Political IQ: The ‘Don’t Ask, Don’t Tell’ Wimp Out

By |2018-01-16T08:32:52-05:00June 4th, 2009|Opinions|

By Diane Silver

Aaron Belkin, Nathaniel Frank, Gregory Herek, Elizabeth Hillman, Diane Mazur and Bridget Wilson took Barack Obama’s last excuse away. The two law professors, one attorney and assorted other academics penned a study telling Obama exactly how he can end the ban on gays serving openly in the military.
Step one? Immediately suspend all investigations, separation proceedings and other personnel actions under the policy commonly known as “Don’t Ask, Don’t Tell.” The six authors even drafted an executive order Obama can use to do it.
Issued by the Palm Center at the University of California in Santa Barbara, the study moves the DADT debate to a new level. Before now, politicians and pundits (myself included) argued that Obama didn’t have the power to unilaterally suspend the policy. A law passed by Congress and signed by President Bill Clinton stood in Obama’s way, or at least that’s what we thought.
Obama even used that excuse when he replied to a letter 2nd Lt. Sandy Tsao sent to him, explaining why she came out to her superiors. In a hand-written note, Obama said he is “committed to changing our current policy,” but added “it will take some time to complete (partly because it needs Congressional action).”
The Palm Center’s squad of experts say Obama is flat-out wrong. Existing laws governing the president’s power over military personnel give Obama the authority to temporarily suspend the policy.
A bill permanently overturning DADT would still have to pass Congress, but our overstretched military wouldn’t be losing needed soldiers like Tsao, or Lt. Dan Choi, an Iraq veteran and Arab linguist, who is being discharged after coming out on TV.
The Palm Center theorizes that DADT is caught in a Washington game of cover-your-backside. Many members of Congress worry that supporting repeal would cost them votes, so Congress is trying to shift responsibility to the Pentagon.

“Senior insiders in the Pentagon are unwilling to tackle ‘Don’t Ask, Don’t Tell’ because they view the issue as a ‘hot potato’ or ‘career killer’ so they seek to shift responsibilities back to Congress,” the study notes.
The White House is ducking the issue and wishing “the impetus for change to appear to come from the Pentagon,” the study says.
Legal experts disagree every day, so it is possible that the White House is following a different legal interpretation than that proposed by the Palm Center six. (Examine their arguments for yourself at www.palmcenter.org.)
But the authors are to be applauded for shifting the DADT debate and for raising the most important question of all for our president: How can you, in good conscience, not even make the attempt to stop discharges under a policy you say you oppose?
Obama came into office with the support of most LGBT voters. We knocked on doors and opened our wallets to him. Except for his ridiculous insistence on backing civil unions over marriage equality, Obama promised he would fight for us. Repeal the Defense of Marriage Act? Absolutely! Full rights and benefits for same-couples? You bet! Push for a transgender inclusive Employment Non-Discrimination Act? On the agenda!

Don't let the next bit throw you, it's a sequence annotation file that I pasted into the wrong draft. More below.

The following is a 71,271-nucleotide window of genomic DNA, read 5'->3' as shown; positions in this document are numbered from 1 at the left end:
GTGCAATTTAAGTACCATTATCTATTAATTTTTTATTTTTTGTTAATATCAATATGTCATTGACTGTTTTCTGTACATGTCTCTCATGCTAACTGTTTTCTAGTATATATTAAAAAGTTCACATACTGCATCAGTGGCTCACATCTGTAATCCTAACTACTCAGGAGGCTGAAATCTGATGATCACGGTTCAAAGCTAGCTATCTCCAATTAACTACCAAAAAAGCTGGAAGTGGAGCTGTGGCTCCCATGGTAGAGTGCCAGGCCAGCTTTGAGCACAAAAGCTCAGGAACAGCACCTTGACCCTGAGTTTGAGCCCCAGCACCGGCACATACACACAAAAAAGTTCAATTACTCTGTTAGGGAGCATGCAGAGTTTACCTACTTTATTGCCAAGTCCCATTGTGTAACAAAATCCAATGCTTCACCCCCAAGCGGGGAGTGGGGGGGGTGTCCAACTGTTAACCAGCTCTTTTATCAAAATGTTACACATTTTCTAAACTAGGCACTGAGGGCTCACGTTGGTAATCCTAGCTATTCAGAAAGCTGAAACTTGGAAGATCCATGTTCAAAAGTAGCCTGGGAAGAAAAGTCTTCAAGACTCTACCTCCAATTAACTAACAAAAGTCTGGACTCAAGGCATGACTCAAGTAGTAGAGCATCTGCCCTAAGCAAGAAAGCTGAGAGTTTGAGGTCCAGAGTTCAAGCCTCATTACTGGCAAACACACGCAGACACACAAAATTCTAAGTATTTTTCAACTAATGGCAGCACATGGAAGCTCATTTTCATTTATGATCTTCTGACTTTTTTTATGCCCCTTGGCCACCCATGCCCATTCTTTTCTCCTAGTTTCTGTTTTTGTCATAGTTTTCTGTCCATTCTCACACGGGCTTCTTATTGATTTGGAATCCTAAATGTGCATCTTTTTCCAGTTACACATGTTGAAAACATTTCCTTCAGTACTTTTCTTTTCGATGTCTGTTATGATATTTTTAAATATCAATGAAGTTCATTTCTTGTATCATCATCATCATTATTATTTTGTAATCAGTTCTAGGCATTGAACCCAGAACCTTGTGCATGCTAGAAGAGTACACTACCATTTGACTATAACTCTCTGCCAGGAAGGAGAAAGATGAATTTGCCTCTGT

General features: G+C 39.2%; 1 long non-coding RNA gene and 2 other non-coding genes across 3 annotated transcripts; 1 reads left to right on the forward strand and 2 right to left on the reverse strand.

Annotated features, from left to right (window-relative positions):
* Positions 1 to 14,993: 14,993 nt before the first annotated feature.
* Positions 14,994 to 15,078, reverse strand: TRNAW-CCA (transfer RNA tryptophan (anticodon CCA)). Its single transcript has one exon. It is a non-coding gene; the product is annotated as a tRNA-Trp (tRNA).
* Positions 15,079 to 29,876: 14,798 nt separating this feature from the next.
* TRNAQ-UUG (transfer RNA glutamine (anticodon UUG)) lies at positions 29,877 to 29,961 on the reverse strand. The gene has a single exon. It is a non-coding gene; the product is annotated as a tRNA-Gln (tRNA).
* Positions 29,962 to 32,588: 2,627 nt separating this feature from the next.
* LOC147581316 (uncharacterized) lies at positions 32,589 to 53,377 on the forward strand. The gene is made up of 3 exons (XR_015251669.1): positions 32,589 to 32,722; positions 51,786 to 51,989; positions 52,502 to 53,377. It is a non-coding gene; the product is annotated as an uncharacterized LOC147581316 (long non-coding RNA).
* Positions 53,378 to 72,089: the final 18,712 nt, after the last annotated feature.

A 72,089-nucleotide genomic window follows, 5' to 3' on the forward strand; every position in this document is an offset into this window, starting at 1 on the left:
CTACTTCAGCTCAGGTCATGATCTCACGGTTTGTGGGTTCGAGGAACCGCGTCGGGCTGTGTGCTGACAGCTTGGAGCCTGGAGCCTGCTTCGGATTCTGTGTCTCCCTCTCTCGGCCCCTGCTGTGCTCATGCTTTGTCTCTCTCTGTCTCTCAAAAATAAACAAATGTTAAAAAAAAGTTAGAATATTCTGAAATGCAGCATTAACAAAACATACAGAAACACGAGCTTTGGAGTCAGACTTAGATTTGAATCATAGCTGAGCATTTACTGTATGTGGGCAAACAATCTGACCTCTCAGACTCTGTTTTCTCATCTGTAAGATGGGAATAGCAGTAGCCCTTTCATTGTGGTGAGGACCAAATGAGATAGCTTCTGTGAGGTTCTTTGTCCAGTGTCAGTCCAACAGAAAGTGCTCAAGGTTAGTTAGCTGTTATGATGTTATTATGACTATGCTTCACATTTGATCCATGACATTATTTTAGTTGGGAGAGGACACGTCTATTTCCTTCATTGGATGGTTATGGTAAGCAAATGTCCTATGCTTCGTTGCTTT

These days it seems as if Obama has embraced what author and blogger Andrew Sullivan calls “the fierce urgency of whenever.” Almost nothing, in fact, is being done to end the legal tragedies LGBT Americans suffer every day. The administration won’t even speak up for us. Officials run for rhetorical cover every time our issues are raised.
I love Sullivan’s line because it captures the adolescent disregard we’re getting from Obama. We expect a sulky “whenever,” when we insist that our teenaged children do their chores. No sane parent allows a child to get away with that kind of defiance, but we also know that if we enforce the rules, our children will someday grow out of such selfishness.
We expect more from our presidents. We expect them to understand that lives are at stake. People like Choi and Tsao only want to serve their country with honor, but now they can’t. Meanwhile, the military units that need their skills don’t have them.
What worries me is that Obama is showing signs that he may not comprehend something the much younger Tsao appears to understand well. In her letter to the president, Tsao explained that she informed her chain of command of her sexual orientation because she believes she has to live with integrity.
It’s worth repeating what she wrote, not just here, but in letters, e-mails and phone calls to The White House and Congress. What’s integrity? Tsao wrote: “It means choosing to do the right thing no matter what the consequences may be.”

{Diane Silver is a former newspaper reporter and magazine editor, whose work has appeared in The Progressive, Salon.com, Ms, and other national publications. She can be reached care of this publication or at [email protected]}

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Between The Lines has been publishing LGBTQ-related content in Southeast Michigan since the early '90s. This year marks the publication's 27th anniversary.